Interchangeable Remote Key Fobs with Different Button Configurations

At Remotes Unlimited, we often are asked questions about button configurations and icons on keyless entry and add-on system remote transmitters. Questions include such things as:
(1) “When I search for my keyfob on using my FCC ID, why do I see multiple parts with different buttons on them?”
(2) “If I buy a keyfob with a remote start button, will I be able to remotely start my car?”
(3) “Will it matter if the button in your picture does not look exactly like the one on my remote?”
(4) “My remote has a trunk button icon. Your site is offering me a part with a liftgate icon instead. Will it work?”

These are all reasonable questions. Here are some things you should know:

First, manufacturers sometimes change the icon on a remote transmitter button for no apparent reason and with no operational effect. This could be because of a perceived user benefit, such as adding the word “Hold” on a button to indicate that the button needs to be pressed and held down to have the desired effect. Or it could be because a graphic artist decided it would look better. Or, the replacement remote may be made by a different supplier than the original part shipped with a vehicle. So, the fact that a button looks slightly different on a replacement remote is not a certain indication that it will not work in place of your original remote.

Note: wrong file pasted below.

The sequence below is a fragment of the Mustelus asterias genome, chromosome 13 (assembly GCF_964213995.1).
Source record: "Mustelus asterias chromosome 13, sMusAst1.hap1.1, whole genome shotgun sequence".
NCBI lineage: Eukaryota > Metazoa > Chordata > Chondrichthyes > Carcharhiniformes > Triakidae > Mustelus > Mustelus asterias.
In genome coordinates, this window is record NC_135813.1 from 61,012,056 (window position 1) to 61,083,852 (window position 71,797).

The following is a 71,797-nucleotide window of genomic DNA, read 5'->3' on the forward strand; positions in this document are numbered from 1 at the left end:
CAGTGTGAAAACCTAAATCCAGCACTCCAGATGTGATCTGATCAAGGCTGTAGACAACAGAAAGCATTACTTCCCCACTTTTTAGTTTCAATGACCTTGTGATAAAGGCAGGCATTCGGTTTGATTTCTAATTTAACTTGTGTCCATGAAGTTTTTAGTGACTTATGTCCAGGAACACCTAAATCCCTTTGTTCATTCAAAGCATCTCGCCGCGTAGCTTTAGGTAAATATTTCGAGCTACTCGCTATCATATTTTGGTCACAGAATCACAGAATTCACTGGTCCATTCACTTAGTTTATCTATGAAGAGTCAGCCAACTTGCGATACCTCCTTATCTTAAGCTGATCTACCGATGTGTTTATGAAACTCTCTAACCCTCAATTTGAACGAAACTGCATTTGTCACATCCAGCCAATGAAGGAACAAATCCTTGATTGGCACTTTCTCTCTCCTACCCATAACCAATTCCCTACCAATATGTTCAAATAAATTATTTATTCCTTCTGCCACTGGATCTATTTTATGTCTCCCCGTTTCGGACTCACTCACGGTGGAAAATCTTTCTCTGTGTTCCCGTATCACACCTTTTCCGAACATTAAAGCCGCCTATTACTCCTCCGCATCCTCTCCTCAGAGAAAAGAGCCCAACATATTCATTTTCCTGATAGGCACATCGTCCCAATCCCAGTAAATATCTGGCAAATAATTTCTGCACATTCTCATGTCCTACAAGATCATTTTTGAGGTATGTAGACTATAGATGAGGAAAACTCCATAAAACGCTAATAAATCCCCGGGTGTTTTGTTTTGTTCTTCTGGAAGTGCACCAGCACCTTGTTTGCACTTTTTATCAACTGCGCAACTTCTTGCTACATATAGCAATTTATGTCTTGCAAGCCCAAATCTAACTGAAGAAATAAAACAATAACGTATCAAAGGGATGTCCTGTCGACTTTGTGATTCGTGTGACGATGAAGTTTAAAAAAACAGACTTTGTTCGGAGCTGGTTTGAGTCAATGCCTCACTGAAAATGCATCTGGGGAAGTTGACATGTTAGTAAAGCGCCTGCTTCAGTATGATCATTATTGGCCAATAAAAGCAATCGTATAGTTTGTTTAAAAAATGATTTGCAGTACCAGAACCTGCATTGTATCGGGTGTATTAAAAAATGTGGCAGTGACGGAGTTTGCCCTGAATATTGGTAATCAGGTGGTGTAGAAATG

Second, while the number and placement of buttons on a remote can be important to its operation, there are countless situations in which keyfobs with different button configurations have the same circuit board inside the remote. So, it is not unusual for two otherwise similar remotes – one with a trunk button, say, and another with a liftgate button – to be entirely interchangeable. And a 4-button remote with an “OPT” (option) button added is likely to work with an add-on system that used an otherwise equivalent 3-button remote with no “OPT” button.

Unfortunately, the challenge faced by nearly all consumers looking to buy a replacement remote is that generalizations don’t matter. All that matters is what is true in their specific situation. That is why you should always buy a replacement remote from a source that you find to have the knowledge and experience to be credible selling you a complicated technical security part.

Oh yes, about that remote start button question. If your vehicle was not originally equipped with remote engine start capability, there is very little chance that simply buying a keyfob with a remote start button on it will perform that function. If it does, then either you or the part may have magical powers.

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